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Derek Elvy, photographed by Angela Henderson, retouched by Andrew Edwards, 2016.

Derek Elvy: the last interview with the king of avant-garde

BEAUTY Buoy Salon & Spa founder Derek Elvy passed away in April 2018. As a tribute, we feature what he called ‘the last interview,’ conducted months before his passing by publisher Jack Yan. Elvy discusses his philosophy as the business he founded, with an original NZ$12,000 budget, celebrated 30 years of excellence
From issue 38 of Lucire




Early work from the 1990s (top left) and a 2000s collaboration with Nicholas Blanchet (top right), modelled by Sally-ann Moffat. Moffat returned in 2006 for Laminated Hair (above), hairstyling and artistic direction by Derek Elvy/Buoy Salon & Spa; fashion designed by World; photographed by Meek Zuiderwyk.

Jack Yan is publisher of Lucire.


A decade ago, we celebrated Buoy’s 20th anniversary with a large feature and an interview with its founder, Derek Elvy. With Buoy having turned 30—not usually a number that we tend to celebrate when 25 and 50 are the ones that are in our consciousness—we felt it was time to revisit the best known hair salon in Lucire’s home city, especially as the last decade saw it continue to notch up Salon of the Year at the Kitomba–NZARH Business Awards, Sydney Hair Expo New Zealand Hairdresser of the Year (for Michael Beel), Industry New Zealand Hairdresser of the Year (also for Beel), Editorial Colour Stylist of the Year (for Wei Jiang), Ultraceuticals Spa of the Year, and L’Oréal Professionnel Style and Colour Trophy Hairdresser of the Year (for Beel in 2014 and Mathias Te Moananui in 2016) gongs. Elvy, meanwhile, was inducted into Industry New Zealand’s Hall of Fame in 2017.

When Lucire’s Mava Moayyed wrote her interview with Elvy, she called him the ‘king of avant-garde’, a man who has reached ‘a new level of brilliance that I can see serving as a perpetual reminder of why we so often do things even when they prove difficult, be it writing or creating art.’ It was high praise, but it remains well deserved. From his home in Featherson, Elvy says his decision to head in the avant-garde route was in some ways driven by the necessity to be ahead. ‘Once I had something of an understanding of the only boundary was yourself and the influence that had the depth you wanted to immerse yourself into, the process became a recognizable signature at least in this industry. It was also important to never blatantly copy other artists’ work but keep abreast of a universal movement that was almost secular and had its own code.’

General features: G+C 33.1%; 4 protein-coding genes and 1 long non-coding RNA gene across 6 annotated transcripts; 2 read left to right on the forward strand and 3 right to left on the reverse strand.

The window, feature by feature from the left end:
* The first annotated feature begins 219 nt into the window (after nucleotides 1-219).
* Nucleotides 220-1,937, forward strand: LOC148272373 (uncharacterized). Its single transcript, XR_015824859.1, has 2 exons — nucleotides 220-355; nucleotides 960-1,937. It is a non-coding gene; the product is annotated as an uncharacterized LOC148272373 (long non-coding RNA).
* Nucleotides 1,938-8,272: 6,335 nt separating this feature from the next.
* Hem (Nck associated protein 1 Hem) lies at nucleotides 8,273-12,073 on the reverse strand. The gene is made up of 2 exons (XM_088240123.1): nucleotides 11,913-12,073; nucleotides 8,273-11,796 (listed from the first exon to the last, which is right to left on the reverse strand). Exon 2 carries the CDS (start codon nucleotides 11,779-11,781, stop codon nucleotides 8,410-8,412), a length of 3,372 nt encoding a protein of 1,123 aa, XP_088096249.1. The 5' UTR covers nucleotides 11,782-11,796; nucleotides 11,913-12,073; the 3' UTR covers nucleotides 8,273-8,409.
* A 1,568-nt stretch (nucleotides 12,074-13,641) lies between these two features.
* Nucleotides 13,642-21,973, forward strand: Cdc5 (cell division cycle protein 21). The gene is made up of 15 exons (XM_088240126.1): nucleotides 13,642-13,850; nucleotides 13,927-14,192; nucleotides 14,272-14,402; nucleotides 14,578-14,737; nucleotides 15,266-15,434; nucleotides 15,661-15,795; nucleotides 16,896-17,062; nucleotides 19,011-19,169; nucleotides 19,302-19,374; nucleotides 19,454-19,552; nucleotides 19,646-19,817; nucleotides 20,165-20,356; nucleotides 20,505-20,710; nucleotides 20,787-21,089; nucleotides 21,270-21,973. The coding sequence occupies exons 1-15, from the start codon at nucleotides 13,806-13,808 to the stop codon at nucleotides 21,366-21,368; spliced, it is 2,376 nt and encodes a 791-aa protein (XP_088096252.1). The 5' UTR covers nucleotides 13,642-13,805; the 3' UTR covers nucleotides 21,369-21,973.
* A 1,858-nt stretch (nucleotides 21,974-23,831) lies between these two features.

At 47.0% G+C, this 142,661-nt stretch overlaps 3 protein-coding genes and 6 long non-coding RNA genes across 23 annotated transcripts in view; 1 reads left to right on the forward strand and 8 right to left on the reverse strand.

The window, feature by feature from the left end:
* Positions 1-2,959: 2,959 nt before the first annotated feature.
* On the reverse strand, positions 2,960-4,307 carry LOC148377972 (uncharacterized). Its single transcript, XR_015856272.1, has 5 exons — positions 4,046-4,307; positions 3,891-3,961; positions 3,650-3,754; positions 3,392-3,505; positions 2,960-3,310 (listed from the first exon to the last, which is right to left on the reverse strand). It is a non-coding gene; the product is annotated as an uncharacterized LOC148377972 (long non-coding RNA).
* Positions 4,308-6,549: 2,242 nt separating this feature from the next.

That direction was developed from Buoy’s first steps into business in 1987. Its salon, on the corner of Riddiford and Constable Streets in the colourful and ethnically diverse suburb of Newtown, was in a location where businesses had never lasted prior; feng shui experts might say that the only types of business that could work there were hair salons and butchers. On the former they were right.

The salon, set up on a budget of NZ$12,000, was ‘an entry point into creating a business, a playground of experimentation, a business of inclusion,’ says Elvy. ‘After all, we were in the hub of the Pacific Island community and although they were not the clients, they became part of the team and helped with the street credibility and an inclusion in their families. Thirty years ago, there were still many obstacles for young people in regards to colour, orientation and freedom to be an individual that had something to say. Buoy Newtown instantly became a magnet for the new generation and we enjoyed four years of finding our way and doing it our way; [our] attitude was welcomed.’

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Dark White, 2011: hair styled by Derek Elvy/Buoy Salon & Spa; fashion designed by Kerrie Hughes; photographed by Mandi Lynn; make-up by Hil Cook.


Elvy has always been ready to give praise to his collaborators and colleagues, something that was evident in our earlier story. The mark of a good photo, he told Moayyed, was its ability to reflect the creators behind it. Equally Elvy pays tribute to an earlier salon for his early days in Newtown in our interview: ‘We took the “brave”, [what] the retired Guava and Banana Hair company had brought to town and hoped to share some of their stylistic freedom they had forged.’

After four years, Buoy had built enough of a brand to make its move into the Majestic Centre, then the tallest building in New Zealand and a sought-after address for multinationals (Ernst & Young among them) and diplomatic missions (the Japanese Embassy is housed within). Elvy is no stranger to hard work, having had hard-working Catholic parents who set the example. His budget was reputedly ten times that of the Newtown salon, and propelled Buoy to the next level.


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